This is a wonderful time of year when winter grudgingly gives way to spring and our next growing season. From my third story office windows in Antigo I have the opportunity to see trucks hauling seed potatoes from our seed farms in northern Wisconsin to our commercial farms in the Central Sands and beyond. This flurry of activity lasts for several weeks as farms take in, cut, treat, suberize and warm the seed in preparation for planting. Like many things in Wisconsin, potatoes can be very unique. We have a multitude of types and varieties to choose from. These types and varieties are very specific in their purpose. Certain types are better for certain uses. There are many russet varieties, some have cooking characteristics for home and restaurant use, we call fresh or table potatoes. While other russets, are best suited for frying (process / frozen).
We also have a very important chipping potato segment within our industry. Potato chips are one of America’s favorite snacks and fit well beside our fast and convenient meal choices. Chips have taken many names. Initially Saratoga (NY) fries, crisps in Europe, portable potatoes in the US. Importantly, these are whole potatoes containing nutritional value at an affordable nutrient delivery. We are working hard at developing new, unique types of potatoes to fit hectic lifestyles. Small potatoes gained popularity with B size, red skinned potatoes, many times called new potatoes. Today we grow many types of small potatoes, yellow flesh, white, purple, russets, reds – one, two or three biters, available in the same bag. These are convenient, quick and easy to prepare.
The journey from seed to your tables takes several years, starting in a lab on the west end of the University of Wisconsin-Madison campus. Potatoes are grown from daughter tubers that carry all the traits of their mother. Seed potatoes must be tended to carefully from the beginning to manage diseases that would quickly reduce crop yields and diminish quality.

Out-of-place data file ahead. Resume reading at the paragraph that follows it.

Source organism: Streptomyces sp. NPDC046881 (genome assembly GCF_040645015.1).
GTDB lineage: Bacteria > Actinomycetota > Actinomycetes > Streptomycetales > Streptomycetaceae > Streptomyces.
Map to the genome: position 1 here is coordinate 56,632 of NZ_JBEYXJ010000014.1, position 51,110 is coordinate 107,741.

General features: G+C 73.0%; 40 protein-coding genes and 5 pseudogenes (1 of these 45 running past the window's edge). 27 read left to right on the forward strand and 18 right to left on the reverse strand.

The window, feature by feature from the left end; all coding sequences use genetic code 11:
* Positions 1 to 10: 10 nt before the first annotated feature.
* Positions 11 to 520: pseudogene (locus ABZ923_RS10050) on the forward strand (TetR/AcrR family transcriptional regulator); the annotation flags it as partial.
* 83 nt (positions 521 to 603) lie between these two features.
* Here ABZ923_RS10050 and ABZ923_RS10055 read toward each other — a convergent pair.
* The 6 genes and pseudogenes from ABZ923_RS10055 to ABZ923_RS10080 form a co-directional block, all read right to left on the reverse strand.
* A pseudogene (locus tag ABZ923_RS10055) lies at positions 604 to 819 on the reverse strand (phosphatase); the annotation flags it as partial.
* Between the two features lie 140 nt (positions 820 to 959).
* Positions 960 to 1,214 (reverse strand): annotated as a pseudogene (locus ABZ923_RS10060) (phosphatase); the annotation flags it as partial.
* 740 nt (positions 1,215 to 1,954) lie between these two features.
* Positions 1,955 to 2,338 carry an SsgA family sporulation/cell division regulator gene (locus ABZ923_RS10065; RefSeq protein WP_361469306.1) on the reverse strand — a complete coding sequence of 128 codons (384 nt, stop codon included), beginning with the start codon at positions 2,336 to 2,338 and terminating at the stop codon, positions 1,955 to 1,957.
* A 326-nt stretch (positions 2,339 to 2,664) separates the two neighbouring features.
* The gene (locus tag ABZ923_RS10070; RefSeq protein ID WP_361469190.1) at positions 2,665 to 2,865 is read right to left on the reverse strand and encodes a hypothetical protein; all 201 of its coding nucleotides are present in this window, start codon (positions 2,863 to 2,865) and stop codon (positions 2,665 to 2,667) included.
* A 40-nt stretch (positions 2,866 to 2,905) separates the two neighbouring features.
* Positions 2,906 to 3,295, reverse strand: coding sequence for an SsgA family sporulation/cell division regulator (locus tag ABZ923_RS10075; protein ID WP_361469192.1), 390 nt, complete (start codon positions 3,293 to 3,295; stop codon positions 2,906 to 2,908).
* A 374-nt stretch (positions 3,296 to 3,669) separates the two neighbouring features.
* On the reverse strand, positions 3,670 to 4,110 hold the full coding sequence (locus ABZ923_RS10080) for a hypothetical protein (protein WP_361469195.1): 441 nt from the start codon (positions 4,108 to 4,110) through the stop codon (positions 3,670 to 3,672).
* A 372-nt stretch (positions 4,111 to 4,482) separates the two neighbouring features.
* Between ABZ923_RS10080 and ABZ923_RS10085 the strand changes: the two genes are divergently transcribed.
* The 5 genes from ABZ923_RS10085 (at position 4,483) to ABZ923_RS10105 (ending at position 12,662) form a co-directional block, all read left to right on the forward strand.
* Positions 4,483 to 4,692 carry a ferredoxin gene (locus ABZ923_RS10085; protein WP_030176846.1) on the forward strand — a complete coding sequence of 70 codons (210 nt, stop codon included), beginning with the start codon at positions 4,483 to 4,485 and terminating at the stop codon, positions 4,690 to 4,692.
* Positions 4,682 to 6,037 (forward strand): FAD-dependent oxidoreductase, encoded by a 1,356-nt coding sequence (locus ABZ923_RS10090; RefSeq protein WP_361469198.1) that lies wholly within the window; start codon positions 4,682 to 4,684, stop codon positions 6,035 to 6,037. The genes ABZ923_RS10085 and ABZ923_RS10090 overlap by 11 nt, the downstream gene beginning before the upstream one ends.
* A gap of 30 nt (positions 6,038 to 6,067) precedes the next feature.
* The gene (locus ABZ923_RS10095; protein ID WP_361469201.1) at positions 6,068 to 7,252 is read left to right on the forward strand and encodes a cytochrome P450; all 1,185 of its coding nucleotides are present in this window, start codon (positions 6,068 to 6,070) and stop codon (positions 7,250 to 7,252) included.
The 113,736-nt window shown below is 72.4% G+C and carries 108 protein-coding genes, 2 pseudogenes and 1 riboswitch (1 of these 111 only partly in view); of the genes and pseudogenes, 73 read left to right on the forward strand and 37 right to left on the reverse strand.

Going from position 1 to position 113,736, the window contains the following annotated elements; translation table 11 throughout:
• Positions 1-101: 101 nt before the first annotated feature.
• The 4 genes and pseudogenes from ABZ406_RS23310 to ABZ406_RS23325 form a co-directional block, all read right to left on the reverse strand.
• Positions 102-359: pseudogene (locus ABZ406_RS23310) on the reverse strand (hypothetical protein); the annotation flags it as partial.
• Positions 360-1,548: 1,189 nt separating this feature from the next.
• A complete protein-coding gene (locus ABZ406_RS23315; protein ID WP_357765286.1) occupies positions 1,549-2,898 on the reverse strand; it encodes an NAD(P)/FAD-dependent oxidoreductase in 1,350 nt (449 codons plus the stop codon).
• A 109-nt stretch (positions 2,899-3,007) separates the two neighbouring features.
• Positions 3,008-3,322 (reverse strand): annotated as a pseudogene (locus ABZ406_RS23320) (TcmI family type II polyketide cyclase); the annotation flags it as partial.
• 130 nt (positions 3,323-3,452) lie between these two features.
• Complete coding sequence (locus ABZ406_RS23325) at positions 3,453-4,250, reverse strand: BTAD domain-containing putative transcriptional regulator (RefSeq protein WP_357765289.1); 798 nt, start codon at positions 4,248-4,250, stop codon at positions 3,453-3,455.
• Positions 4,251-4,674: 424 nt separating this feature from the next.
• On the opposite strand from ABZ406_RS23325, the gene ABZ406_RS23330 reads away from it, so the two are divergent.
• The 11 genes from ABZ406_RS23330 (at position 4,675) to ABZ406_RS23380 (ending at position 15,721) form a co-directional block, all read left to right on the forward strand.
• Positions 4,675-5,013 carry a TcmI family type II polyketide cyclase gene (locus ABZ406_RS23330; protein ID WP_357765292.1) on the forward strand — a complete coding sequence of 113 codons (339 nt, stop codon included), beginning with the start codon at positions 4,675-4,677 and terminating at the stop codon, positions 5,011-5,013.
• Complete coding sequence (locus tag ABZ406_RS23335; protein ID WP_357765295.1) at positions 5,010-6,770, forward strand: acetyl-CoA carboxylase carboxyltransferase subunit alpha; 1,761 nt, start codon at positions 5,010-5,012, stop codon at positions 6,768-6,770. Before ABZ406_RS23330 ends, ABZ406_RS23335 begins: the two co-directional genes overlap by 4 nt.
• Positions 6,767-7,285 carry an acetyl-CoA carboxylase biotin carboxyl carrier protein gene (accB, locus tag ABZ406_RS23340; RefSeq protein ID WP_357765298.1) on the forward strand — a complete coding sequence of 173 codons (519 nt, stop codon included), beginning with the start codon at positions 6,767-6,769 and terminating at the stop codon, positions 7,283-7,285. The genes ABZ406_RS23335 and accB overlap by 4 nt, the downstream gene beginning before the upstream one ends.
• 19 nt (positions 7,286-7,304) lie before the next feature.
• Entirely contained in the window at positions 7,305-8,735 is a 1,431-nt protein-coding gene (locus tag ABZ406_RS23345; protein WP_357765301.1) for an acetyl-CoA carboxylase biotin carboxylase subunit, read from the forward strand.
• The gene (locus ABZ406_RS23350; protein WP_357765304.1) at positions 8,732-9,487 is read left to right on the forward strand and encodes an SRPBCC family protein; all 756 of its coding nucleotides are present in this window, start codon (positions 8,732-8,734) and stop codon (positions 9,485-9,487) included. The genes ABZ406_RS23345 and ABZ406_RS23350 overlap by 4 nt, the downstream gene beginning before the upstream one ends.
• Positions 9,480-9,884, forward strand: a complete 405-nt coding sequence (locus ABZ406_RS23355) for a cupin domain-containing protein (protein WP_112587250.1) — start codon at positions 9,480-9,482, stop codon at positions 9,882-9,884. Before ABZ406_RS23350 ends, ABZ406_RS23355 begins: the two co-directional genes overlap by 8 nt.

To eliminate plant disease and produce the best potatoes possible, our industry relies on the expertise of the UW-Department of Plant Pathology Department and the Wisconsin Seed Potato Certification Program. Our team takes sprouts from tubers and grows them in test tubes. These “test tube” potatoes are tested for genetic purity and are ensured to be disease-free. Pure heirloom lines and specialty varieties are maintained and can be grown if requested. These tiny plants are cut into four even smaller plantlets that are grown until they have roots and leaves of their own. Every spring and fall, thousands of these plantlets are driven from Madison to an isolated farm in northern Wisconsin, close to Rhinelander. There they are placed in hydroponic greenhouses, where they can grow and produce hundreds of pea to marble-sized, mini-tubers. Over 400,000 mini-tubers are produced in Wisconsin using this method every year.
Still genetically pure and disease-free, the mini-tubers are stored over the winter and then grown in fields, to increase their volume, for an additional year or two. Field inspectors walk the fields daily looking to remove any impure or diseased plants. This results in fully-grown tubers that are now ready for sale to certified seed growers.
These tubers are planted on farms that specialize in growing certified seed potatoes. These farms increase the volume of tubers several times while maintaining their disease-free and varietal purity status. This growing region is located in an isolated area in northeastern Wisconsin where disease carrying insects are rare, making it an ideal location to limit disease or virus introduction into these potatoes. The WI Certified Seed Program located in Antigo annually certifies the potato seed crop grown on these specialized farming operations. Certified seeds are grown-out in Hawaii during the winter where inspectors do a final assessment of disease and genetic purity. Once the winter trials have proven to be disease free, seed farms receive an official tag that certifies the tubers are suitable for planting on any potato farm or home garden anywhere in North America. This stage of the seed potato process can take 4-7 years to certify potatoes for the commercial market.
Wisconsin seed potato growers started working with UW scientists in 1905 to work to improve potato quality and production. By 1913, the growers had established and funded the Wisconsin Seed Potato Certification Program, the first of its kind in North America. By 1917, by the 1920s, yields doubled – due to having access to healthy seed tubers. Each year, approximately $200 million dollars’ worth of potatoes sold in the United States originated as tissue culture plantlets in the Wisconsin Seed Potato Certification Program. When you are shopping at your local garden center for your potato seed, think about the process to develop that seed for your use. Then choose your favorite variety based on how you plan to cook and serve these potatoes. It is important to look for the tag from a certifying agency attached to the bag, indicating its genetic purity and seed health. Using certified seed will pay dividends.
Duane W. Maatz, Executive Director WPVGA